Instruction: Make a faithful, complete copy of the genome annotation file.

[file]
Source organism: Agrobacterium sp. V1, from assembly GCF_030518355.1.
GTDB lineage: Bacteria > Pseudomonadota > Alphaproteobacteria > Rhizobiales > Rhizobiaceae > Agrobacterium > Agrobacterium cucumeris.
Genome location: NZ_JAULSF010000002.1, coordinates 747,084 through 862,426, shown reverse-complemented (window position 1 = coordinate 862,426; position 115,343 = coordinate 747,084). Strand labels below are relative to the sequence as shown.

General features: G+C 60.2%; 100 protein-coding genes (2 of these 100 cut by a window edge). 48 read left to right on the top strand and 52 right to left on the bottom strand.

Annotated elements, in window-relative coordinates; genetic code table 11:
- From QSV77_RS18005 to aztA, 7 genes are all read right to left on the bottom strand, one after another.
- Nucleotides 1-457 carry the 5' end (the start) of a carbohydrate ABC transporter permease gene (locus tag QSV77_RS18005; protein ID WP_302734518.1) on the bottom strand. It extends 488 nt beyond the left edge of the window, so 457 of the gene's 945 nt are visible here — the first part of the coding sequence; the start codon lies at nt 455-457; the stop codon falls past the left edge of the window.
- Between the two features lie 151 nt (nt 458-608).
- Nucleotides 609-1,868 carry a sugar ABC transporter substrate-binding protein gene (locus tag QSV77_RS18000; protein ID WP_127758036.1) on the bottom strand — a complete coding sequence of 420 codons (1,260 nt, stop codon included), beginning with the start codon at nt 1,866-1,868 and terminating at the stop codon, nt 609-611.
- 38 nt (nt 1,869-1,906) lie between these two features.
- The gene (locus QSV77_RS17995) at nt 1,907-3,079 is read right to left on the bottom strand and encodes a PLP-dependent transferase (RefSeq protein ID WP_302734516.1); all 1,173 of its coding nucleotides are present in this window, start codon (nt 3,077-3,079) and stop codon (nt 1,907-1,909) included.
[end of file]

Source organism: Agrobacterium sp. V1, from assembly GCF_030518355.1.
GTDB lineage: Bacteria > Pseudomonadota > Alphaproteobacteria > Rhizobiales > Rhizobiaceae > Agrobacterium > Agrobacterium cucumeris.
Genome location: NZ_JAULSF010000002.1, coordinates 747,084 through 862,426, shown reverse-complemented (window position 1 = coordinate 862,426; position 115,343 = coordinate 747,084). Strand labels below are relative to the sequence as shown.

General features: G+C 60.2%; 100 protein-coding genes (2 of these 100 cut by a window edge). 48 read left to right on the top strand and 52 right to left on the bottom strand.

Annotated elements, in window-relative coordinates; genetic code table 11:
- From QSV77_RS18005 to aztA, 7 genes are all read right to left on the bottom strand, one after another.
- Nucleotides 1-457 carry the 5' end (the start) of a carbohydrate ABC transporter permease gene (locus tag QSV77_RS18005; protein ID WP_302734518.1) on the bottom strand. It extends 488 nt beyond the left edge of the window, so 457 of the gene's 945 nt are visible here — the first part of the coding sequence; the start codon lies at nt 455-457; the stop codon falls past the left edge of the window.
- Between the two features lie 151 nt (nt 458-608).
- Nucleotides 609-1,868 carry a sugar ABC transporter substrate-binding protein gene (locus tag QSV77_RS18000; protein ID WP_127758036.1) on the bottom strand — a complete coding sequence of 420 codons (1,260 nt, stop codon included), beginning with the start codon at nt 1,866-1,868 and terminating at the stop codon, nt 609-611.
- 38 nt (nt 1,869-1,906) lie between these two features.
- The gene (locus QSV77_RS17995) at nt 1,907-3,079 is read right to left on the bottom strand and encodes a PLP-dependent transferase (RefSeq protein ID WP_302734516.1); all 1,173 of its coding nucleotides are present in this window, start codon (nt 3,077-3,079) and stop codon (nt 1,907-1,909) included.